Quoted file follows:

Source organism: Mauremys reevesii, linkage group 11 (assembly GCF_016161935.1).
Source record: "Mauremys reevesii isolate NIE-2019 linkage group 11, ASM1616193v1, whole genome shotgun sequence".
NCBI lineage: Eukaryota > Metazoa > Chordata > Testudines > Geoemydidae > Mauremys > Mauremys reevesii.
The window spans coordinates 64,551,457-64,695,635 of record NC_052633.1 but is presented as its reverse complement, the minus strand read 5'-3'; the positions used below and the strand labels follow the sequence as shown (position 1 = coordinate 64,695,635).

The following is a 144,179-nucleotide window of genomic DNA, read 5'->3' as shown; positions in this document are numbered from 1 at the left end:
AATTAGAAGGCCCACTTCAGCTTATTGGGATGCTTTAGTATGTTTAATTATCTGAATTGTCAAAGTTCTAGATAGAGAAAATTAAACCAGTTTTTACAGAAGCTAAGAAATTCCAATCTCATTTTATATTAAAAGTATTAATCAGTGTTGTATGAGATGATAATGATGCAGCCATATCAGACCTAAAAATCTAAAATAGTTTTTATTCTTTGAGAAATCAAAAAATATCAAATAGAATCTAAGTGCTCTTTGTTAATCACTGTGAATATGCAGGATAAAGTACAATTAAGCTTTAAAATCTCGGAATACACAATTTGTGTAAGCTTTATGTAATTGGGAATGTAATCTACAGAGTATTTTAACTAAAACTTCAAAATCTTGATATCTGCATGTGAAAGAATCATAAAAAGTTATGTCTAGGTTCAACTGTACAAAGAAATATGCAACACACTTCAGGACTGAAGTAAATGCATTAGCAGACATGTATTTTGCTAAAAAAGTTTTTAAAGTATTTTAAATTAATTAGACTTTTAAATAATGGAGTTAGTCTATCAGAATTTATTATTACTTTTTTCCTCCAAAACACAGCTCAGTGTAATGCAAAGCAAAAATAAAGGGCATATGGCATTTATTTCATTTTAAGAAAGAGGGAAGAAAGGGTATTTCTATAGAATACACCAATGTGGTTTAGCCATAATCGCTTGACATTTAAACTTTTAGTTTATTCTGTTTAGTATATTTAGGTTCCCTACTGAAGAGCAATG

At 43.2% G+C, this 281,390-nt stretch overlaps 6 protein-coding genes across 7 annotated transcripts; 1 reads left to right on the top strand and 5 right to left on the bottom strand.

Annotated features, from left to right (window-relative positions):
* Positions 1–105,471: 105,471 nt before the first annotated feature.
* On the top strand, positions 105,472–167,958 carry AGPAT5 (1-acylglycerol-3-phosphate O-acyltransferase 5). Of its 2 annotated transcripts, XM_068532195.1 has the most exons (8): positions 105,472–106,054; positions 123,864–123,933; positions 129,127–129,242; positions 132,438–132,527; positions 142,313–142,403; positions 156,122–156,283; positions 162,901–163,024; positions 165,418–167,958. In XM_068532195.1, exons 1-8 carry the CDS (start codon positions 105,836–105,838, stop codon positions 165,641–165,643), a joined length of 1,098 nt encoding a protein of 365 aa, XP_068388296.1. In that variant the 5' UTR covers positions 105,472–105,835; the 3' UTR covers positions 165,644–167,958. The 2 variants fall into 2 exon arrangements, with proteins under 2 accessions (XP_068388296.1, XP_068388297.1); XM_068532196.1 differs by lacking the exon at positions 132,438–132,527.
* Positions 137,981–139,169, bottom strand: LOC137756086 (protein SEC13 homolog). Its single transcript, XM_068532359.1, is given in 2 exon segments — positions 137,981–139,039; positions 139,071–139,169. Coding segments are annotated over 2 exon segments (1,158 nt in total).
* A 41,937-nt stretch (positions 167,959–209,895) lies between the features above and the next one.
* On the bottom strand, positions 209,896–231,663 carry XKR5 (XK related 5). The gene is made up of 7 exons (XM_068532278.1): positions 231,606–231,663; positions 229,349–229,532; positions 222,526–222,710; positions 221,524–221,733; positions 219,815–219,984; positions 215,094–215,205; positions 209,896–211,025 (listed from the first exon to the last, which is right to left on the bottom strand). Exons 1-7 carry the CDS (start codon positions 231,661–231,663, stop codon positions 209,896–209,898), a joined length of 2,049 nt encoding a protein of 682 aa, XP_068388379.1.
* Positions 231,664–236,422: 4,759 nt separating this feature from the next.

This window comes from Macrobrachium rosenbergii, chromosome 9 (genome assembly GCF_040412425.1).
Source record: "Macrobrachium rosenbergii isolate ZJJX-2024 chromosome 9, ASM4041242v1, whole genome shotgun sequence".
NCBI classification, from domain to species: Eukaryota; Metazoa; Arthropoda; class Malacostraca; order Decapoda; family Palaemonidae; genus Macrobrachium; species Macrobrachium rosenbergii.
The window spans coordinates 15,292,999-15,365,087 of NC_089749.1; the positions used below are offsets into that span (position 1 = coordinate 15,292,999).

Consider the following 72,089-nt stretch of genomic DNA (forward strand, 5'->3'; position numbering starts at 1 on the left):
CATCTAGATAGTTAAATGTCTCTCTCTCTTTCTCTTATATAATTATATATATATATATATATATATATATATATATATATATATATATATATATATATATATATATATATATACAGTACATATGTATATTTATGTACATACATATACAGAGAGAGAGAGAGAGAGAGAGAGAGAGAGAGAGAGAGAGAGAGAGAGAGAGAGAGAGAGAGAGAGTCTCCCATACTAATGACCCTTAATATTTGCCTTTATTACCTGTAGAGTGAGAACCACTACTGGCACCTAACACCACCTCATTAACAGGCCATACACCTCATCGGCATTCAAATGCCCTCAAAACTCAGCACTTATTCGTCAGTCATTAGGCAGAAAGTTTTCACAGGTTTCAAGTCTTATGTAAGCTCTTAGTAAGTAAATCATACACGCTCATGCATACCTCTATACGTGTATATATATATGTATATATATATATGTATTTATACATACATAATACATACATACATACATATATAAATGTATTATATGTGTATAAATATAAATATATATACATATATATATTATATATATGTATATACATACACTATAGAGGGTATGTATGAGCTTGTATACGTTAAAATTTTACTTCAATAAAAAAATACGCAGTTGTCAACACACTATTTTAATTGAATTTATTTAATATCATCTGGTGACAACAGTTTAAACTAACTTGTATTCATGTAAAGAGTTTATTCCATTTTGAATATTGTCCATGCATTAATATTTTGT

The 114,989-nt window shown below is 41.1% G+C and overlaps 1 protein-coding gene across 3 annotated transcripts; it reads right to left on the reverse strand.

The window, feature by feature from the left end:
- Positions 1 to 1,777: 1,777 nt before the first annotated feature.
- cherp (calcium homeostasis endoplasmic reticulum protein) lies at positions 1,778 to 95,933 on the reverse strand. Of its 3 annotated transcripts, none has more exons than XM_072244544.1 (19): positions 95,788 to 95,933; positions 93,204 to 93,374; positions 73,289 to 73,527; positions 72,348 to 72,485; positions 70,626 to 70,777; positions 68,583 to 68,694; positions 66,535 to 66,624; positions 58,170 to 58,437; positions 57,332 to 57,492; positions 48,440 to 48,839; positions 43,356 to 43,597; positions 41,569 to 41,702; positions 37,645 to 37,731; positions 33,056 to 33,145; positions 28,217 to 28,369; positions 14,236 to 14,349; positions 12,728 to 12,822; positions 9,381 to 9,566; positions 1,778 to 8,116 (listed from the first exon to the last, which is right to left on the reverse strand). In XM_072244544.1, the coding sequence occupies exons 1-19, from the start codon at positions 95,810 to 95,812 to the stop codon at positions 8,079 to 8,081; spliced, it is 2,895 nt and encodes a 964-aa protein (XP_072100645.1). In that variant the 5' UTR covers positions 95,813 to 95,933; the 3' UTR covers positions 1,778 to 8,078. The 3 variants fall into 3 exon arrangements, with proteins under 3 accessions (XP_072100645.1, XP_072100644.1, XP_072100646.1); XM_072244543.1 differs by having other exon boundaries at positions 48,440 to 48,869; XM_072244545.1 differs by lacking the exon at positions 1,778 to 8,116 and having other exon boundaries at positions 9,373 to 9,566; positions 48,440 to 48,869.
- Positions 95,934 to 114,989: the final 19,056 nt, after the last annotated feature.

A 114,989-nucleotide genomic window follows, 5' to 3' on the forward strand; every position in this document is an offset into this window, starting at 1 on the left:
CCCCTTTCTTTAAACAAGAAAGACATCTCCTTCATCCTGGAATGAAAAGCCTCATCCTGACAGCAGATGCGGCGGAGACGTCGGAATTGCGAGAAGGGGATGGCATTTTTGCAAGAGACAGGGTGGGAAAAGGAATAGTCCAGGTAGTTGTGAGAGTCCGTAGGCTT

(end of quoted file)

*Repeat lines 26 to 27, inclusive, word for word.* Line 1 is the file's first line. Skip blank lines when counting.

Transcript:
A 114,989-nucleotide genomic window follows, 5' to 3' on the forward strand; every position in this document is an offset into this window, starting at 1 on the left:
CCCCTTTCTTTAAACAAGAAAGACATCTCCTTCATCCTGGAATGAAAAGCCTCATCCTGACAGCAGATGCGGCGGAGACGTCGGAATTGCGAGAAGGGGATGGCATTTTTGCAAGAGACAGGGTGGGAAAAGGAATAGTCCAGGTAGTTGTGAGAGTCCGTAGGCTT